Jay Hallberg, Founder and Chairman of Spiceworks at SpiceWorld

In 2005, Jay Hallberg, founder, and chairman of Spiceworks met with three friends in Austin to create what has become Spiceworks.

They wanted a place where IT professionals could connect and talk about technology. That free platform evolved into a sophisticated social network for IT professionals.

Recently, Ziff Davis acquired Spiceworks. The company just held its annual SpiceWorld convention at the Austin Convention Center with more than 2,500 Spiceworks members, which they dub “Spiceheads” from all over the world. At the event, Hallberg sat down with Ideas to Invoices to talk about the evolution of the company and plans for future growth.

Over the years several companies have inquired about buying Spiceworks, Hallberg said. He took Ziff Davis’ offer to the board and they decided it was the best fit, he said.

Ziff Davis, a division of J2 Global, was a competitor to Spiceworks, Hallberg said. Ziff Davis has a long history of producing great content and that combines well with Spiceworks’ community and products, Hallberg said.

“After a good 14 year run as an independent privately held company, it just felt like it was the right time and right partner to take the next step and write the next chapter in our story,” Hallberg said.

Under Ziff Davis, Spiceworks is going to remain in Austin and Hallberg will continue to run it. The company did lay off 59 people in Austin on August 14th, shortly after announcing the acquisition. Hallberg said he can’t comment on how many employees the company has now in Austin now that it is part of Ziff Davis, but he did say he doesn’t expect any more layoffs locally.

Now that it has joined with Ziff Davis, Spiceworks is more of a global operation with an office in Austin, Hallberg said. It also has offices in Costa Rica, London, and Hyderabad, India, he said.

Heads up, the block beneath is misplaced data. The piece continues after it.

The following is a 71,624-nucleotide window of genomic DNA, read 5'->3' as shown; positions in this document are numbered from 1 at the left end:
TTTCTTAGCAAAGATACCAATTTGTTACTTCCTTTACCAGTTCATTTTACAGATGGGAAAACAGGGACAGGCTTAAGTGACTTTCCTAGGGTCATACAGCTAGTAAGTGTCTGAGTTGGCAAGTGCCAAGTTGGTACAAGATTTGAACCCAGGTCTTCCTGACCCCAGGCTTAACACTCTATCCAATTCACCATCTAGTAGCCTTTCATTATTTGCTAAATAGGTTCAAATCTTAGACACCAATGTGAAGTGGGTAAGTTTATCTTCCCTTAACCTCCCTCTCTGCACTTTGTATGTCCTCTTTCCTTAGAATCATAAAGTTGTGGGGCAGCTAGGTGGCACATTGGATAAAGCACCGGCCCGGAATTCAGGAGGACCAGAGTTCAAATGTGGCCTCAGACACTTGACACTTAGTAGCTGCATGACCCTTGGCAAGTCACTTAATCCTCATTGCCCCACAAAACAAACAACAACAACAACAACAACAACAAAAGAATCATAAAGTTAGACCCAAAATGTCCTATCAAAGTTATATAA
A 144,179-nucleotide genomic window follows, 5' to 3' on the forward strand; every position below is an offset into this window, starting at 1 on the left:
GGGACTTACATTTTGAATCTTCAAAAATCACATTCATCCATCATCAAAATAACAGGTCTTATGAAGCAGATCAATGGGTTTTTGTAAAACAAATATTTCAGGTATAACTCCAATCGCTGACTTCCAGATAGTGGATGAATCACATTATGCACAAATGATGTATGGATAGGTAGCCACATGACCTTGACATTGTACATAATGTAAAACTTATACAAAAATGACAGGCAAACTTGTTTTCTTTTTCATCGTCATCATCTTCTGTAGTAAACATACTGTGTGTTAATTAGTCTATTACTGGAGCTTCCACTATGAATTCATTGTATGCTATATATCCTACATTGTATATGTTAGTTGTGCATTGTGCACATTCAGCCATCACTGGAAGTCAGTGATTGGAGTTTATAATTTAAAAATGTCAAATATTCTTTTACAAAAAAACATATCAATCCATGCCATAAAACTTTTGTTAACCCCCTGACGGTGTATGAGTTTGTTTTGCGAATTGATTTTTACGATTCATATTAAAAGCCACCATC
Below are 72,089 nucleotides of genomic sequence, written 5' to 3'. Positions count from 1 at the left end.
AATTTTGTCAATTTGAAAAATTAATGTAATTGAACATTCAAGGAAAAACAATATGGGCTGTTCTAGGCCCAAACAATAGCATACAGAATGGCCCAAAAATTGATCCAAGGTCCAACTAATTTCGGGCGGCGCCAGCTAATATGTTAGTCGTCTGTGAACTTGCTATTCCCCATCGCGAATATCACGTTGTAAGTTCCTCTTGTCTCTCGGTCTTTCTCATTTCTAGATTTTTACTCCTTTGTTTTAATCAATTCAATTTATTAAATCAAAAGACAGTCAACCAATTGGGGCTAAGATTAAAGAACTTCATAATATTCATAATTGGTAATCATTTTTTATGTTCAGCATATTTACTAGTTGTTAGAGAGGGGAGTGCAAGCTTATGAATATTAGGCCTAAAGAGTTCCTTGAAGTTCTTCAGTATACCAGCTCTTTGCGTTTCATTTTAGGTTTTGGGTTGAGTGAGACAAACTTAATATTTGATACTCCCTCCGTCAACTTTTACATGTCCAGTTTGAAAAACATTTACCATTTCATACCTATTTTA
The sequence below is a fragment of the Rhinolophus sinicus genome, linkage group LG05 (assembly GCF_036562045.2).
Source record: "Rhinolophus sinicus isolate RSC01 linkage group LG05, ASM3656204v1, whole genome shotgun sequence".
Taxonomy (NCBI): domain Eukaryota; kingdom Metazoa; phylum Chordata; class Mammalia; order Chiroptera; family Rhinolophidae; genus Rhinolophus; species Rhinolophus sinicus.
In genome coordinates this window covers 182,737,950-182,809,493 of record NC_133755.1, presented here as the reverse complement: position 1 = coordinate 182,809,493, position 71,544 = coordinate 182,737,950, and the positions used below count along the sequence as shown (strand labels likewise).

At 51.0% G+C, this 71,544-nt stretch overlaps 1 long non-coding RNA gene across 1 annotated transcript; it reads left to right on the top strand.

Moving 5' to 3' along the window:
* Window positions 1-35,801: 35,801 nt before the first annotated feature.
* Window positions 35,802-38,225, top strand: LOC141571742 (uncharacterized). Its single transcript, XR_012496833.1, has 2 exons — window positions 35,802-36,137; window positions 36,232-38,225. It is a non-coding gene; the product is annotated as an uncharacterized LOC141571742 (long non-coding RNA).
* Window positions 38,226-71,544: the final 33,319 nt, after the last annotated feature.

Twelve years ago, Spiceworks held the first annual SpiceWorld conference at the old Alamo Drafthouse Theater on South Lamar. They rented a movie theater for the day and about 100 people attended the conference. They had lunch in the alleyway. Five vendors attended the event.

“In some ways, it has changed incredibly,” Hallberg said. “In some ways, it has stayed the same.”

Spiceworks quickly outgrew the Alamo Drafthouse, Hallberg said. SpiceWorld has been in the Austin Convention Center for the last five years, he said.

“It’s this two-day celebration of everything that is IT,” he said.

Spiceworks’ community is everything to the business, Hallberg said.

Spiceworks sees millions of IT professionals every month, he said. The community has tens of thousands of people who are highly active in that community. Spiceworks rewards them with badges on a pepper scale with pure capsaicin being the highest honor. It honors those members with awards at the convention every year.

At SpiceWorld 2019, Spiceworks also announced a new product, Account Intelligence, which is powered by artificial intelligence. It lets brands target customers within Spiceworks to market and advertise their products to. Its key features include a prioritized list of businesses currently in the market for a brand’s products and services, information on purchasing intent trends, and competitive insights. The product is currently being beta tested and is expected to be available early next year.

In addition, Spiceworks is using artificial intelligence to mine its data to provide its Spiceworks community members with more insights into market, business, technology and personal insights.

Spiceworks has always been transparent and upfront with its technology community about how it uses data, Hallberg said.

“Any data that is gathered and used has to be for the benefit of the user and not the brand,” Hallberg said.

Spiceworks is also General Data Protection and Regulation complaint. GDPR is a European Union law passed a few years ago to protect citizen’s data and privacy. The law is mandated for tech companies operating in Europe.

SpiceWorld also featured a keynote by Brian Krebs, journalist and Cybersecurity expert. Computer system breaches are the top concern of the Spiceworks community, Hallberg said.

Spiceworks also released its 2020 State of IT study examining technology budget shifts and emerging technology trends in organizations across North America and Europe. The report finds many businesses plan to update old computers to address growing security concerns.

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